A few of you sent me this article... and you were correct to think I would be interested: "Inside Alabama's Auto Jobs Boom: Cheap Wages, Little Training, Crushed Limbs." What are the parallels and lessons for hospitals?
It's been 10 years since I first wrote about my awkward acronym L.A.M.E. Is it helpful to distinguish between true Lean principles and "Lean As Misguidedly Explained?" Will we see more L.A.M.E. talk and behaviors in the future?
While I'm writing here about Northwestern men's basketball learning from Duke (without copying everything), the same ideas apply if you're Ford learning from Toyota or a hospital learning from ThedaCare.
Thanks to GoLeanSixSigma.com for asking me some questions for a discussion that they've posted on their website. On the pet peeves issue, I tried to address, in particular, some of the "Lean Sigma" stuff that I have blogged about here on this site...
Art Byrne's latest book, The Lean Turnaround Action Guide, has a lot of great tips that he's trying to share, CEO to CEO. How many CEOs are reading this book and heeding his advice, in manufacturing or in healthcare?
Today's post points to my guest blog post for the W. Edwards Deming Institute: Reflections on Dr. Deming's Hospital Notes - What Has Changed Since 1990? Why do the same problems that Dr. Deming experienced as a patient 30 years ago still happen so often today?
You Don’t Build a Culture of Continuous Improvement by Waiting Until Your Culture is Totally Ready for Continuous Improvement
When I talk to organizations about Kaizen, or continuous improvement, there's far too much self-defeating talk, where people say things like: "We're not going to try this Kaizen process because our culture isn't ready yet."
Yesterday, the W. Edwards Deming Institute published the second in my series of three posts for them: "The Failure of "The Livonia Philosophy" at my GM Plant." Read more...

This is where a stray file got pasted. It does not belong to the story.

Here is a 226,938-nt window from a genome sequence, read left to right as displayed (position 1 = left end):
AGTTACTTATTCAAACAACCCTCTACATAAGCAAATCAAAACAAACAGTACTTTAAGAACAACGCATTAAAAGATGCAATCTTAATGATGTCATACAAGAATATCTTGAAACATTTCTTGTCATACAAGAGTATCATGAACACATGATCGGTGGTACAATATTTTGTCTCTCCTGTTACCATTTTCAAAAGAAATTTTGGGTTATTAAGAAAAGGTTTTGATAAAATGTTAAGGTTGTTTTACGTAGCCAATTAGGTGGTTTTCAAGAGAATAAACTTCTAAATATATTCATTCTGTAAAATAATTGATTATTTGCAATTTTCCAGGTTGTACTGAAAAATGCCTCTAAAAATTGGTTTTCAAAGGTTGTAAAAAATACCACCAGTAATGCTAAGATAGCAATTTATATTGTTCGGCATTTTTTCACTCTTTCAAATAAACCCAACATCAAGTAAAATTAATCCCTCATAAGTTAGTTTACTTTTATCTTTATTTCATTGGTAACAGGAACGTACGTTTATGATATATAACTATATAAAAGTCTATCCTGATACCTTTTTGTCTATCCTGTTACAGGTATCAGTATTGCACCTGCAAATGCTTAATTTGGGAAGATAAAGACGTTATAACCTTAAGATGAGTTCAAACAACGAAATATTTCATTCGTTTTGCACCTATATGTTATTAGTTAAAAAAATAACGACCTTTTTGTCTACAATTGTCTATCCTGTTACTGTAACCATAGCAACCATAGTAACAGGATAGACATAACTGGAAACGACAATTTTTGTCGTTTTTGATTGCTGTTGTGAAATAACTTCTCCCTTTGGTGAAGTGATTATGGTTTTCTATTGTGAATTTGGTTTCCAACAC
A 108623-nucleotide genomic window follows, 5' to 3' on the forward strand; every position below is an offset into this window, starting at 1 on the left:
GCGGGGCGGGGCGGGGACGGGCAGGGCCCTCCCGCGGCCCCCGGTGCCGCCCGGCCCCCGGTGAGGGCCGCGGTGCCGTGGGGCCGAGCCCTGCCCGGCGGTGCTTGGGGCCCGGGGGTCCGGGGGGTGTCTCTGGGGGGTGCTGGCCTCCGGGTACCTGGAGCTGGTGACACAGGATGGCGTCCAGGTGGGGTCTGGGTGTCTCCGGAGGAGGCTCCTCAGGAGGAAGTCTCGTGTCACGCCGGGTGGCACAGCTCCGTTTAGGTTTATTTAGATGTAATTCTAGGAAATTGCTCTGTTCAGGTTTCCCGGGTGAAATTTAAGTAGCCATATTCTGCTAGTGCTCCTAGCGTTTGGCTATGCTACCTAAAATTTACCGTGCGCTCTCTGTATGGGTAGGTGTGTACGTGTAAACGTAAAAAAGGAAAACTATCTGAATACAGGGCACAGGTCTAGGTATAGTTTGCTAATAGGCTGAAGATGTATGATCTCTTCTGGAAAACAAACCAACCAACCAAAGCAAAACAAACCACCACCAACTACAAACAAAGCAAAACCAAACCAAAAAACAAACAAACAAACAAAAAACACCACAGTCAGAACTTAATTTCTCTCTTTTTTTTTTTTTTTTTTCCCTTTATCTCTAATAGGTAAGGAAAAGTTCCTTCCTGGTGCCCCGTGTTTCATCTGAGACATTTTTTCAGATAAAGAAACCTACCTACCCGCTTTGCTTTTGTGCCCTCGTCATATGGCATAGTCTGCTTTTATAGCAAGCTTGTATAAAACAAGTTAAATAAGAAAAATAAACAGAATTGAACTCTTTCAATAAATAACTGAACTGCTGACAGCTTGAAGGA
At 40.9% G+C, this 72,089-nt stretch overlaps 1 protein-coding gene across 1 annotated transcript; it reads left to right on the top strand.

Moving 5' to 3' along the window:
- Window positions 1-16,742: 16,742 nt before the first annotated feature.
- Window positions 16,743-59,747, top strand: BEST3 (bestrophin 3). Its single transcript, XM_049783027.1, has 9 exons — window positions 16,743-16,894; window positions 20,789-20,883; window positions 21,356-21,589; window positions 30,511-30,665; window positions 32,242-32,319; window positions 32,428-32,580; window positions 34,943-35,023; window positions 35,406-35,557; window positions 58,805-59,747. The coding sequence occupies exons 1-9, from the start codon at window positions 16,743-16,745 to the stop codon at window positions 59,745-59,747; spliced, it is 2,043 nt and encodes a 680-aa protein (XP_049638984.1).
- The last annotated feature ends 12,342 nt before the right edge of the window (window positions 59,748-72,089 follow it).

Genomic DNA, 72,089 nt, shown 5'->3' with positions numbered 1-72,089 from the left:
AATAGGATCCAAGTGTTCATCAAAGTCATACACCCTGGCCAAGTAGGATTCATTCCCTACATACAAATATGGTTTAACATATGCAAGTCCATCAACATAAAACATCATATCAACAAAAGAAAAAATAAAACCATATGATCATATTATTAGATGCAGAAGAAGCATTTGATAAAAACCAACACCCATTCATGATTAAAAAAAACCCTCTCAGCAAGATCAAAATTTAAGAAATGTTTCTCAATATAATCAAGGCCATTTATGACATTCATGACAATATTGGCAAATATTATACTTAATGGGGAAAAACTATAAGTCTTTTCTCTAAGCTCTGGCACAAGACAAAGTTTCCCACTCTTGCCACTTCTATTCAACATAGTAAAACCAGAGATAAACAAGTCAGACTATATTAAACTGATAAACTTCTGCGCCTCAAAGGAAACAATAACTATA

In my travels, I often meet people or visit organizations that say something like: "We're doing Lean... we just call it Process Improvement." They have a "Process Improvement" (PI) department...
StoreSMART, a Rochester, New York-based manufacturer and retailer, has been an advertiser on this blog for over six months now. I also very much appreciate that they are trying to learn how to better serve those who are practicing Lean...
I don’t normally pay too much attention to TV commercials, but I was working out the other day and had TV streaming through my iPhone. Appropriately enough, a Nutrisystem ad with Marie Osmond started playing.
My favorite book, as I've written about before, is not a "Lean book" -- it's Understanding Variation: The Key to Managing Chaos by Donald J. Wheeler, PhD. It might look like a book about statistics...
I'm extremely honored that The W. Edwards Deming Institute published my first blog post in a series of three that I've written for them, to be published over the next month or so.
I had a chance to visit one of their community hospitals, Hillcrest Hospital, as well as the main campus. It was a very stimulating visit and it was great to see the progress they were making in building a “culture of improvement.”
I saw this quote the other day and tweeted it. It seemed like food for thought and something to reflect on for a new year. A Google search doesn't lead to a clear creator of this quote... it's a common thought that has been around a long time, I guess.
I was happy to see an engineer (Chemical Engineering) and a General Motors leader, Alicia Boler Davis, on the cover of the Northwestern University alumni magazine.
See this profile and story:
I get annoyed by corporate euphemisms, such as referring to people as “resources,” the term “right-sizing” for layoffs, and the type of jargon and babble parodied in the Weird Al song “Mission Statement.”
I’ve long been skeptical of so-called “Lean Sigma” or “Lean Six Sigma.” And not because I’m against Six Sigma statistical methods, which are valid and helpful in solving certain difficult problems.